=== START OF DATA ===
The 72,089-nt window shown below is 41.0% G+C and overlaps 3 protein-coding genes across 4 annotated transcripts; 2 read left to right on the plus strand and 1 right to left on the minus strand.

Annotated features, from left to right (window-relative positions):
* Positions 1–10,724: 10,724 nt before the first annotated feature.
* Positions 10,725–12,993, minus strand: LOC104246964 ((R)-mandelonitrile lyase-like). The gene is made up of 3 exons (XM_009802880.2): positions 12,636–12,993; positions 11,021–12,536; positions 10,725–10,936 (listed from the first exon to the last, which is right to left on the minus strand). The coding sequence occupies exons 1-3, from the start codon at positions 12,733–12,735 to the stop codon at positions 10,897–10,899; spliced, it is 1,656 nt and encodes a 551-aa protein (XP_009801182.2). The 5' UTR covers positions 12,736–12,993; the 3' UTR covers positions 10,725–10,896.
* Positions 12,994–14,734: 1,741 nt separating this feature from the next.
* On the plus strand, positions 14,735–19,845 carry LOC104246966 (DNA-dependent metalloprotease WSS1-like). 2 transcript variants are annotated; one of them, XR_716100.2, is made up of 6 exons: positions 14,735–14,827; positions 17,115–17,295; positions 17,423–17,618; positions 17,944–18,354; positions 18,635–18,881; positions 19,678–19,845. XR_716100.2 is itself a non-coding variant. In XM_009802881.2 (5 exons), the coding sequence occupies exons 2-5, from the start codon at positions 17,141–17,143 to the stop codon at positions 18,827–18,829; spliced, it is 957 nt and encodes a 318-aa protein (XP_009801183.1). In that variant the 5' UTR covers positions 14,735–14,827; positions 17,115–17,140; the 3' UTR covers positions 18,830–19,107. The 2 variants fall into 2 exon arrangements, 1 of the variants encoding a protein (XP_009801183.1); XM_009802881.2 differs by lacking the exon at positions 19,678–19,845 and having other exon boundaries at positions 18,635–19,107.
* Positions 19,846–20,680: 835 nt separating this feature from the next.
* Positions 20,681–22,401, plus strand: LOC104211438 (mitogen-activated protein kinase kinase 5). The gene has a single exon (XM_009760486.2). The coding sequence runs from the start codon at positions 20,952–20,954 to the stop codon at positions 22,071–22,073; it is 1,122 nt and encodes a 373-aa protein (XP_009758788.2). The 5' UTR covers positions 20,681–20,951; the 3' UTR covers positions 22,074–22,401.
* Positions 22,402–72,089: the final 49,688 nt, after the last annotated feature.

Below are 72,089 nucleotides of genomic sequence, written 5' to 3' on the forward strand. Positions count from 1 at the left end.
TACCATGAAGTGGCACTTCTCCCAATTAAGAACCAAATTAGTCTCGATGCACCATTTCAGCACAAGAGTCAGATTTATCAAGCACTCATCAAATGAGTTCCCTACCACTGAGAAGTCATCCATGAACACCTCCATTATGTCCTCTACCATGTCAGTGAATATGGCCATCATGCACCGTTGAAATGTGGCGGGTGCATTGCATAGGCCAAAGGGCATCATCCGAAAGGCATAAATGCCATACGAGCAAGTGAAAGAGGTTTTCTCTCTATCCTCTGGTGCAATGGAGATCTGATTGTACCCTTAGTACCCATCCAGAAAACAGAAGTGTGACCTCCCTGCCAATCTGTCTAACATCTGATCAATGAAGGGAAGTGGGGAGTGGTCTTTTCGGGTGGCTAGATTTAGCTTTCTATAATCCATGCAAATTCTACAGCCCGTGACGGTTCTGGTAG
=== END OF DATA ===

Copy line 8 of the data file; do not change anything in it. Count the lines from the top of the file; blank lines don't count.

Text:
* Positions 20,681–22,401, plus strand: LOC104211438 (mitogen-activated protein kinase kinase 5). The gene has a single exon (XM_009760486.2). The coding sequence runs from the start codon at positions 20,952–20,954 to the stop codon at positions 22,071–22,073; it is 1,122 nt and encodes a 373-aa protein (XP_009758788.2). The 5' UTR covers positions 20,681–20,951; the 3' UTR covers positions 22,074–22,401.